re cursively for each n2 according tot he up dating rule:

b n01 = b n (10q) 10b n q : Similarly,let ^ b 1 =t m 1 ,anddene ^ b n

accordingt ot hesameup dat ingruleabove. Iftheprior

p er-designest imate=kex ceeds ^



,salesneve ro c curandt hest orechargesv

H t hroughout the se ason. If b N01 <=k < ^ b N

, sales occur, if atall, in thelast p eriodof the season. For

any i N 01, if t he prior satise s b

i0 1

< =k < b


, sale s o ccur in thei -t h p eriod of the

season, wit h probability (10)+( 10q) i01


Store lo cat ion, bar coding, and business cycles. It c an b e shown direc tly from t he

ex-pression of t m

that the threshold fashion market size is higher for stores with a lower .

Thatis, stores thatdiscountfuture prots heaviertendt o have earliersales in theseason.

Store s at premium lo cat ions have lower b ec ause t hey face a greate r c ost of selling its

designs lat e due to higher re nt or higher opp ort unity cost of shelf space, and as a result

they tend t o have earlier sale s. St ores at premium locations are also likely to have more

frequent cust omer visit s. This means more opp ortunit ies fort he st oresto le arn ab out the

market,whichalsomakessalesapp earearlie rint heseason. 9

Wecanshowt hatt het

hresh-old fashion market size t m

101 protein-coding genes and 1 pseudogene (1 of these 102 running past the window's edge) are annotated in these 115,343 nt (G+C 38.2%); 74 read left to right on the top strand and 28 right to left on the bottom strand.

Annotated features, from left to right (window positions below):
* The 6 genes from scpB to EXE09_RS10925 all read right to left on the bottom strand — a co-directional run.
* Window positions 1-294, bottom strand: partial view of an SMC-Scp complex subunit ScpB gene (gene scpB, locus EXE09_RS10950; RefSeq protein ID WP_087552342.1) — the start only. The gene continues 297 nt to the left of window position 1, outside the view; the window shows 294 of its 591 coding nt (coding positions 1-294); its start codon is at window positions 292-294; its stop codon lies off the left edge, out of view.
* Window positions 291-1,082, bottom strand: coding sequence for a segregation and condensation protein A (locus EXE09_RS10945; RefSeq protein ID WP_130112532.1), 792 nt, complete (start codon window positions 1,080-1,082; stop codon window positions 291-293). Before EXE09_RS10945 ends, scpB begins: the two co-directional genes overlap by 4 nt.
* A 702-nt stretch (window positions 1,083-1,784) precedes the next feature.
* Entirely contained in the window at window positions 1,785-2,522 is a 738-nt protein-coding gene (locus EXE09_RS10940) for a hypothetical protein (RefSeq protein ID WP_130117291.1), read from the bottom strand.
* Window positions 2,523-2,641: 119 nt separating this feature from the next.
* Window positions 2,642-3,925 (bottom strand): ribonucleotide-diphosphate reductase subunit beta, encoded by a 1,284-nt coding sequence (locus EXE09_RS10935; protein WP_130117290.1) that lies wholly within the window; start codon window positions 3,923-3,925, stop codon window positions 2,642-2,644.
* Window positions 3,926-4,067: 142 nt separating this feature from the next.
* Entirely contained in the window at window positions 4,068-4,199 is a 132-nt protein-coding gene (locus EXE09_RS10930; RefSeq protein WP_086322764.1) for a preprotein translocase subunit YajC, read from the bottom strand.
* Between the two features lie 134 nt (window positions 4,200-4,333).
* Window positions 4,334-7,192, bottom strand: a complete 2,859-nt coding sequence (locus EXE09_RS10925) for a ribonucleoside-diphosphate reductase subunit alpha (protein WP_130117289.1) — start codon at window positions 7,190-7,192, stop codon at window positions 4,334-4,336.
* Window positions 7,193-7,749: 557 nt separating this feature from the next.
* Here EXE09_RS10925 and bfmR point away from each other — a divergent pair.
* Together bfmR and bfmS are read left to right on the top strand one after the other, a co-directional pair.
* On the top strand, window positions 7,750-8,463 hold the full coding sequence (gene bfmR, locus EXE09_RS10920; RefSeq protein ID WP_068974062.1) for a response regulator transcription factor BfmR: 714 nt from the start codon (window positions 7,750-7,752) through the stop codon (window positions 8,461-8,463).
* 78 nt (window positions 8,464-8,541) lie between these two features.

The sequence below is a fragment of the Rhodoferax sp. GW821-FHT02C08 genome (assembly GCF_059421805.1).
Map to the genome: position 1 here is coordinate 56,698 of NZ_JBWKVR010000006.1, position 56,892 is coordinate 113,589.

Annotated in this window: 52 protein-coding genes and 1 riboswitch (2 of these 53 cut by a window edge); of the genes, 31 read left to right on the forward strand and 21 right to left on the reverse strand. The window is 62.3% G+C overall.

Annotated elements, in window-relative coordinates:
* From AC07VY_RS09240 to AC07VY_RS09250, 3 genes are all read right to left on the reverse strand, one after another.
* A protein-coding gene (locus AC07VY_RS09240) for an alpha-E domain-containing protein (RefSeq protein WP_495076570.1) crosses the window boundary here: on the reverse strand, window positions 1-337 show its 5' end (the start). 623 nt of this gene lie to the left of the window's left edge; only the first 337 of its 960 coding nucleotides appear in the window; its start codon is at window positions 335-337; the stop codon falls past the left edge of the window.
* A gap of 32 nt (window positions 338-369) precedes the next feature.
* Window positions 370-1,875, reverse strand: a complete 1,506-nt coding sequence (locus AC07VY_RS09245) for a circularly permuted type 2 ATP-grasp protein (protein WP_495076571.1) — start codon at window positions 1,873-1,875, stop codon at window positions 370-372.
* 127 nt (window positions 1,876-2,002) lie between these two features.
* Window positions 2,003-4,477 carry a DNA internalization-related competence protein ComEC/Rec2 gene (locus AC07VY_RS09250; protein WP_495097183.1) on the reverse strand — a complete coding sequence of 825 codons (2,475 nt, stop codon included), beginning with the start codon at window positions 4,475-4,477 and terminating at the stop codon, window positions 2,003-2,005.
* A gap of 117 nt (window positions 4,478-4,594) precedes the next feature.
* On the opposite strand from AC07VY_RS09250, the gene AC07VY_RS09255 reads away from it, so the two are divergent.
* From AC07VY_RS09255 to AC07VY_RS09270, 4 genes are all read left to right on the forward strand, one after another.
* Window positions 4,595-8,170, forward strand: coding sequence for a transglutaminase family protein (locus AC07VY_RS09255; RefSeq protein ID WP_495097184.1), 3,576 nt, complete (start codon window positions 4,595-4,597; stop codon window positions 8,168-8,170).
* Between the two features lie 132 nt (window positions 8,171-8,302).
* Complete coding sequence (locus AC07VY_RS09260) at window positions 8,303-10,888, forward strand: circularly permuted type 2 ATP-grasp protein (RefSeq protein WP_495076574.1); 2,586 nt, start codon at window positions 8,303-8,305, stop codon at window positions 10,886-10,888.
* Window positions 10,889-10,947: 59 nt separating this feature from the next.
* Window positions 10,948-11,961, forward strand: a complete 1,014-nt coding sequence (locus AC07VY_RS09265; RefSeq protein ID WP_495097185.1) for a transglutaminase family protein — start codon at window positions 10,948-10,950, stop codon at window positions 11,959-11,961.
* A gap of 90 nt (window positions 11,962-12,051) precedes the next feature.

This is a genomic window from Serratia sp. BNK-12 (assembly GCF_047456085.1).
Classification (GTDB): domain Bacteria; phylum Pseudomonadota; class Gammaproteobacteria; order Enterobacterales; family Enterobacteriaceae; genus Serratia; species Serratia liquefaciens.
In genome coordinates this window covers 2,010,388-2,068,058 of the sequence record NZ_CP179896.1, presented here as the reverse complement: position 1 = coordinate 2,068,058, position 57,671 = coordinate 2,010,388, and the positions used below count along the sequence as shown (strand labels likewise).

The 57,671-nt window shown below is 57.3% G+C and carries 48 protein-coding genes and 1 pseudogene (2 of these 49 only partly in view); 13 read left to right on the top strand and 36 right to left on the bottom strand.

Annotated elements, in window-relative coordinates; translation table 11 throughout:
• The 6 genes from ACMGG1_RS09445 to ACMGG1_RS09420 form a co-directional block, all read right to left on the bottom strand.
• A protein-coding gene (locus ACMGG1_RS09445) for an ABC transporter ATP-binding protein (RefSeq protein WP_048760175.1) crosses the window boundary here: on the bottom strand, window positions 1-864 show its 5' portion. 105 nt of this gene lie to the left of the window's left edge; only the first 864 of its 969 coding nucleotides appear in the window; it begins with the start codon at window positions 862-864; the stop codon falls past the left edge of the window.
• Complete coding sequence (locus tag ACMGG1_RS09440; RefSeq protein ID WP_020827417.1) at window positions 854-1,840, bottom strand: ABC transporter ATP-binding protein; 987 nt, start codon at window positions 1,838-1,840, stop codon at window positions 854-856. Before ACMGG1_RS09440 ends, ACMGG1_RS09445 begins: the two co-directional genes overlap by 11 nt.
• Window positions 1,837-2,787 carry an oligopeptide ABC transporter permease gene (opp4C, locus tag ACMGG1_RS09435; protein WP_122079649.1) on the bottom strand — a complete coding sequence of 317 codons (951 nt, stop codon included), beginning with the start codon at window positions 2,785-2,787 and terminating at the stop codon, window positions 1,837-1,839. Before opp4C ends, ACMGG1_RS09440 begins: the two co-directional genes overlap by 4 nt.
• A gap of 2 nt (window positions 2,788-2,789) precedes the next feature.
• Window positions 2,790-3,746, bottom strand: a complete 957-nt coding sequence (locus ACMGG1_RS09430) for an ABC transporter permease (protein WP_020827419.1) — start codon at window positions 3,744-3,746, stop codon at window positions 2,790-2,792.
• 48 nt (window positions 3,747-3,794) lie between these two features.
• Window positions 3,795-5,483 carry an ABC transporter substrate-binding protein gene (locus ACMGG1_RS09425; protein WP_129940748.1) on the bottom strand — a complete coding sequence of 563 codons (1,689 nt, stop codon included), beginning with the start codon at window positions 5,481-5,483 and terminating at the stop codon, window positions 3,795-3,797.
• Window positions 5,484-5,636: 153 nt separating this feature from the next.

increases as thediscountpric e v


increases,or as the list price



decreases, b ecause it is more costly t o de lay sales and less prot able t o keep the list

price. Recentinnovationsinproductlab elingandbarcodinghavereducedt hec ostofprice

adjustment s. B y increasing the ne t prot s fromsales, theseinnovat ions have equivalent ly

increased t he discount price v


, and as a result , sales te nd to occur earlier in t he season.

Timing of sales also depends on the busine ss cycles. Sales occur earlier during re cessions,

b ecause b oth thefashion premium v

H 0v


and thetotal size of t he fashionmarket are

likely t o decre ase in a recession. Ifbusiness downt urns are anticipatedb ef ore st ores order

their designs at t he st artof the se ason, then st ores willlikely resp ond by orde ring designs

with smaller f ashion premiums, which will f urther pre cipitat e sales in t he season.

Store service quality. Service quality q can have opp osite eect s on t he t iming of sale s.

On one hand, an increase in t he q uality of the serv ice makes it more likely for t he store

to sell t he designs to fashionable consumers, which tends t o delay the timing of sales by

increasingt hebenet sfromwaiting. This eectcanb eseenfromt hee xpressiont m


decre ases as q incre ases. On the ot he r hand, wit h a b ette r service, the store also learns

faster( updat esfaster)whe theritsdesignsare fashionable,whichtendstodriveearlysale s.

This eectcan b e seen fromtheup dating rulep 0

=p( 10q) =(10pq): f ora givenestimat e

of the fashion market size, the up dated estimat e is smaller if q is greater. The overall

eectof changingstore se rvicequality de p endsonthecomparisonof these two eects. For


ont m

, forastore thatfaces amarketof smallfashionpremium orhasapre mium lo cat ion

withhigherrentor higheropp ort unitycostof shelf space ,improvedse rvice quality ismore

likely t o lead t o late r sales in the season.

Increasing imp ort ance of fashion. Pashigian ( 1988) observe s t hat since 1960's fashion

has b ecome more imp ortant in clothing markets. Increasing imp ort anc e of f ashion may

b e repre sented by increasing fashion premium: as fashion b e comes more imp ort ant to